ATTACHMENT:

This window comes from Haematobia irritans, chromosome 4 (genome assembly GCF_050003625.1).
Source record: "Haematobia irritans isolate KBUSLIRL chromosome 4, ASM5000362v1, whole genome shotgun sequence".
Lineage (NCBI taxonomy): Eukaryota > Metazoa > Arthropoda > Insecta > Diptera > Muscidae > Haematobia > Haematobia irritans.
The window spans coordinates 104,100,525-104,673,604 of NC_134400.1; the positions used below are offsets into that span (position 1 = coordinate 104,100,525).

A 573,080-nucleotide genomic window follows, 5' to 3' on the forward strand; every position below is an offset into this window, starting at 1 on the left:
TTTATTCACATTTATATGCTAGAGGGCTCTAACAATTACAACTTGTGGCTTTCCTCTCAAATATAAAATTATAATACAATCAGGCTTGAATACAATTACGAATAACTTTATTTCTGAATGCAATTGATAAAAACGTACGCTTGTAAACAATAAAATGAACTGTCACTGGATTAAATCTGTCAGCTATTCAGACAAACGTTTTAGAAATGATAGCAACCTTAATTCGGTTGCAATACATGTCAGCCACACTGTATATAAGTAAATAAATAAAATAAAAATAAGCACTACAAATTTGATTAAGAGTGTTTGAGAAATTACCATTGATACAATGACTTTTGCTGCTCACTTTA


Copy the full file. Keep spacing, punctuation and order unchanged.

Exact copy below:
This window comes from Haematobia irritans, chromosome 4 (genome assembly GCF_050003625.1).
Source record: "Haematobia irritans isolate KBUSLIRL chromosome 4, ASM5000362v1, whole genome shotgun sequence".
Lineage (NCBI taxonomy): Eukaryota > Metazoa > Arthropoda > Insecta > Diptera > Muscidae > Haematobia > Haematobia irritans.
The window spans coordinates 104,100,525-104,673,604 of NC_134400.1; the positions used below are offsets into that span (position 1 = coordinate 104,100,525).

A 573,080-nucleotide genomic window follows, 5' to 3' on the forward strand; every position below is an offset into this window, starting at 1 on the left:
TTTATTCACATTTATATGCTAGAGGGCTCTAACAATTACAACTTGTGGCTTTCCTCTCAAATATAAAATTATAATACAATCAGGCTTGAATACAATTACGAATAACTTTATTTCTGAATGCAATTGATAAAAACGTACGCTTGTAAACAATAAAATGAACTGTCACTGGATTAAATCTGTCAGCTATTCAGACAAACGTTTTAGAAATGATAGCAACCTTAATTCGGTTGCAATACATGTCAGCCACACTGTATATAAGTAAATAAATAAAATAAAAATAAGCACTACAAATTTGATTAAGAGTGTTTGAGAAATTACCATTGATACAATGACTTTTGCTGCTCACTTTA